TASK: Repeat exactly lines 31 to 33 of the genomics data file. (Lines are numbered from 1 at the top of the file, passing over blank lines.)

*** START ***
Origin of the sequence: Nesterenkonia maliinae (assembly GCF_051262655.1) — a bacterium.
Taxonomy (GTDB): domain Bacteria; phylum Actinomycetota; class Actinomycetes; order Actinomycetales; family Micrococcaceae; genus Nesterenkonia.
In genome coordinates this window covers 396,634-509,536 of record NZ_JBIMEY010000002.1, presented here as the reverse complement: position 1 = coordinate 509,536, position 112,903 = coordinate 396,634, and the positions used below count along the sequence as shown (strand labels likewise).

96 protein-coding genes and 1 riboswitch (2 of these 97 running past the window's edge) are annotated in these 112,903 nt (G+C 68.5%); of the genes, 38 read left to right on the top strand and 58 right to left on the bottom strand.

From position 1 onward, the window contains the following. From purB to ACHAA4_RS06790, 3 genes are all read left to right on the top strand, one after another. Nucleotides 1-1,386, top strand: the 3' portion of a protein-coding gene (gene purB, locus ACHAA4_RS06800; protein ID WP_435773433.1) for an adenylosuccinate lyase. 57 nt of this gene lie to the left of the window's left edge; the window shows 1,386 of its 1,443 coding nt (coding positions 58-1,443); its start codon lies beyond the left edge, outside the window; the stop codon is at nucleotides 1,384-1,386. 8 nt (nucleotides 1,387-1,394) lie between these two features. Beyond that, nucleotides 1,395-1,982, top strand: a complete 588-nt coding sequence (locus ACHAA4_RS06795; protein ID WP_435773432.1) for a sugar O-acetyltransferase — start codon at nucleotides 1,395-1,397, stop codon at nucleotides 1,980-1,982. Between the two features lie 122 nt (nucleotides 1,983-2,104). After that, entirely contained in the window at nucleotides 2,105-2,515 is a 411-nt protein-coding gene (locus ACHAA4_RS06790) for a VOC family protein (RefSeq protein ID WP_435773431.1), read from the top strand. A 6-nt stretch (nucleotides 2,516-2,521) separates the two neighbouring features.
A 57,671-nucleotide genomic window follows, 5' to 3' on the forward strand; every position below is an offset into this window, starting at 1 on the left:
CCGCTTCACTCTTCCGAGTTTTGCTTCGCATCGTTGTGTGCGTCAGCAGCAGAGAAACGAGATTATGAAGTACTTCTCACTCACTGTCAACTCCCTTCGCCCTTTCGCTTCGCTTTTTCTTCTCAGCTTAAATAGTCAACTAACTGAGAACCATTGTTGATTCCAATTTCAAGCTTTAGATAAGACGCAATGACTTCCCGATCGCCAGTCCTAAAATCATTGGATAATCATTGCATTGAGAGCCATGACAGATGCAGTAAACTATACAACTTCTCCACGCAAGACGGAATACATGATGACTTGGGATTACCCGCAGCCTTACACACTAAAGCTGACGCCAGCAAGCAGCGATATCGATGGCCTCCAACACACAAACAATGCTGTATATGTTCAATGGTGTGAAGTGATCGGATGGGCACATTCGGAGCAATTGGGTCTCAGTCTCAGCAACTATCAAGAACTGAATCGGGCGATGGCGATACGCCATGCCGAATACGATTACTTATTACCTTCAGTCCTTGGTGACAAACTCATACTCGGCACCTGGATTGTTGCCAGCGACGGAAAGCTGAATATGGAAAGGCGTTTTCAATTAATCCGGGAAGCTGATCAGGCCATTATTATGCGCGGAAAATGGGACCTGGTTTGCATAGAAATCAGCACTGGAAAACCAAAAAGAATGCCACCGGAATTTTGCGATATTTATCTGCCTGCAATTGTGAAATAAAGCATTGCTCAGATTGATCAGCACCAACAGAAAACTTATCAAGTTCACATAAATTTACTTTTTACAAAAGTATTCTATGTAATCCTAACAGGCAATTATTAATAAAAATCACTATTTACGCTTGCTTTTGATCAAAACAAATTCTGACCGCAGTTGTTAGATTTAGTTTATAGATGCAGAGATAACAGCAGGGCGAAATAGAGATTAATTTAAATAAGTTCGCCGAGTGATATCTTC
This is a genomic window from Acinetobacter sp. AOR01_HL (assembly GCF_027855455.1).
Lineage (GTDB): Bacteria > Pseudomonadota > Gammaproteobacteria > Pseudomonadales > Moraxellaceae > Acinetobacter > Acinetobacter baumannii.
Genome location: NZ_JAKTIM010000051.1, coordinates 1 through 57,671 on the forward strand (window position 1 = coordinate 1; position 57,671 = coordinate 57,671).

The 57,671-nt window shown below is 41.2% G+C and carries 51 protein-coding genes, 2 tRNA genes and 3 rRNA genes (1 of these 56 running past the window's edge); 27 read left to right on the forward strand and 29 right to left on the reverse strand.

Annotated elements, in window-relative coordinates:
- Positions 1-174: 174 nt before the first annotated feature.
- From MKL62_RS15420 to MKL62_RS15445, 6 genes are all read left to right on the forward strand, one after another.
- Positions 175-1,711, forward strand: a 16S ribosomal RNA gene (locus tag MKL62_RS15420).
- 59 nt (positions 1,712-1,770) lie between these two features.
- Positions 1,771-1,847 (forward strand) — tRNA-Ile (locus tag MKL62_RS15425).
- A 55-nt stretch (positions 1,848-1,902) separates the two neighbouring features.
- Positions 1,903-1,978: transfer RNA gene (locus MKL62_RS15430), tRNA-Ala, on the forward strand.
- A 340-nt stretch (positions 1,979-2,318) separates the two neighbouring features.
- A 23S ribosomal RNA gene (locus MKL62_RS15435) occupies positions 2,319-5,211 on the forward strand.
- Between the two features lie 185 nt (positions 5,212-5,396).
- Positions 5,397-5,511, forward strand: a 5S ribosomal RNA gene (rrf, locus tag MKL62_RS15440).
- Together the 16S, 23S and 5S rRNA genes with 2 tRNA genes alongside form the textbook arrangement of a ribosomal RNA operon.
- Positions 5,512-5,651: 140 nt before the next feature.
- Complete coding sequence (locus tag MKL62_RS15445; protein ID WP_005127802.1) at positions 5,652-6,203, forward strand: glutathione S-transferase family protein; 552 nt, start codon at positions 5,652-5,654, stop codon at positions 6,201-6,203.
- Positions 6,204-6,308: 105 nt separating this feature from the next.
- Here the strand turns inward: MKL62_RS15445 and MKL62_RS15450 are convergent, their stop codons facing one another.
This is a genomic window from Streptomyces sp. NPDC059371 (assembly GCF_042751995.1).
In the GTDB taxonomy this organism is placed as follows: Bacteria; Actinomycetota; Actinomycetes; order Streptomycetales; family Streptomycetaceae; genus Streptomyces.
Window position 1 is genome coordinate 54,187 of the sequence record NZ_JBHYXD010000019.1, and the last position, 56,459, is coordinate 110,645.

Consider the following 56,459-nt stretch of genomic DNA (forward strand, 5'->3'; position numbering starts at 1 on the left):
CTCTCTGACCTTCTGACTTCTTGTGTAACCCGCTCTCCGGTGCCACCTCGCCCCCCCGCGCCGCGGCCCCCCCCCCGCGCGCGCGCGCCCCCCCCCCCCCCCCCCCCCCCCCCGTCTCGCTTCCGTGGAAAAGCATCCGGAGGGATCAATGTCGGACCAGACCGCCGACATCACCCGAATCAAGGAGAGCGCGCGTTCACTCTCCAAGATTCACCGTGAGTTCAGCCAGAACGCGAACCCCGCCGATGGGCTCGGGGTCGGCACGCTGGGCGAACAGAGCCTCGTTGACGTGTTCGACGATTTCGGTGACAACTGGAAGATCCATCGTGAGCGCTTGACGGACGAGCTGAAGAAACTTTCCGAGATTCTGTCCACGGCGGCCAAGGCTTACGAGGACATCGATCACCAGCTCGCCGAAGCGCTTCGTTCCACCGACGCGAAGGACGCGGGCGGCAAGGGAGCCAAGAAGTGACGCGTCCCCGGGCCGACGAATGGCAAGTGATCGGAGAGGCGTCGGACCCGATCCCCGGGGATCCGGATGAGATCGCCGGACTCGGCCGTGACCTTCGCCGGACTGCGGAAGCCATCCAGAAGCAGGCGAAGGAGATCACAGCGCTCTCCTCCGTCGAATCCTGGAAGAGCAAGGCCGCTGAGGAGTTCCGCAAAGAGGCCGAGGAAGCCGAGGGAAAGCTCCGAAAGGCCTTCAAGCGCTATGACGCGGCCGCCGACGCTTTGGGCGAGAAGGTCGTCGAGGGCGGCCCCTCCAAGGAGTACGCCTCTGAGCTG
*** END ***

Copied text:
Window position 1 is genome coordinate 54,187 of the sequence record NZ_JBHYXD010000019.1, and the last position, 56,459, is coordinate 110,645.

Consider the following 56,459-nt stretch of genomic DNA (forward strand, 5'->3'; position numbering starts at 1 on the left):
CTCTCTGACCTTCTGACTTCTTGTGTAACCCGCTCTCCGGTGCCACCTCGCCCCCCCGCGCCGCGGCCCCCCCCCCGCGCGCGCGCGCCCCCCCCCCCCCCCCCCCCCCCCCCGTCTCGCTTCCGTGGAAAAGCATCCGGAGGGATCAATGTCGGACCAGACCGCCGACATCACCCGAATCAAGGAGAGCGCGCGTTCACTCTCCAAGATTCACCGTGAGTTCAGCCAGAACGCGAACCCCGCCGATGGGCTCGGGGTCGGCACGCTGGGCGAACAGAGCCTCGTTGACGTGTTCGACGATTTCGGTGACAACTGGAAGATCCATCGTGAGCGCTTGACGGACGAGCTGAAGAAACTTTCCGAGATTCTGTCCACGGCGGCCAAGGCTTACGAGGACATCGATCACCAGCTCGCCGAAGCGCTTCGTTCCACCGACGCGAAGGACGCGGGCGGCAAGGGAGCCAAGAAGTGACGCGTCCCCGGGCCGACGAATGGCAAGTGATCGGAGAGGCGTCGGACCCGATCCCCGGGGATCCGGATGAGATCGCCGGACTCGGCCGTGACCTTCGCCGGACTGCGGAAGCCATCCAGAAGCAGGCGAAGGAGATCACAGCGCTCTCCTCCGTCGAATCCTGGAAGAGCAAGGCCGCTGAGGAGTTCCGCAAAGAGGCCGAGGAAGCCGAGGGAAAGCTCCGAAAGGCCTTCAAGCGCTATGACGCGGCCGCCGACGCTTTGGGCGAGAAGGTCGTCGAGGGCGGCCCCTCCAAGGAGTACGCCTCTGAGCTG